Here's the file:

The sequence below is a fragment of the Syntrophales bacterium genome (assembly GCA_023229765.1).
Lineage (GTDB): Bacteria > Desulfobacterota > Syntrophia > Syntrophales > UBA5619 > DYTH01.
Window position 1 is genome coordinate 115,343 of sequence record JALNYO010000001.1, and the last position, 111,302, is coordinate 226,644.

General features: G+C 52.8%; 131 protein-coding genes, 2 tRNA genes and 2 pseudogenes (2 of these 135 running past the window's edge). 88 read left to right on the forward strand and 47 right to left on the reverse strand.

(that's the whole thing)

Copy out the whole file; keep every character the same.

The sequence below is a fragment of the Syntrophales bacterium genome (assembly GCA_023229765.1).
Lineage (GTDB): Bacteria > Desulfobacterota > Syntrophia > Syntrophales > UBA5619 > DYTH01.
Window position 1 is genome coordinate 115,343 of sequence record JALNYO010000001.1, and the last position, 111,302, is coordinate 226,644.

General features: G+C 52.8%; 131 protein-coding genes, 2 tRNA genes and 2 pseudogenes (2 of these 135 running past the window's edge). 88 read left to right on the forward strand and 47 right to left on the reverse strand.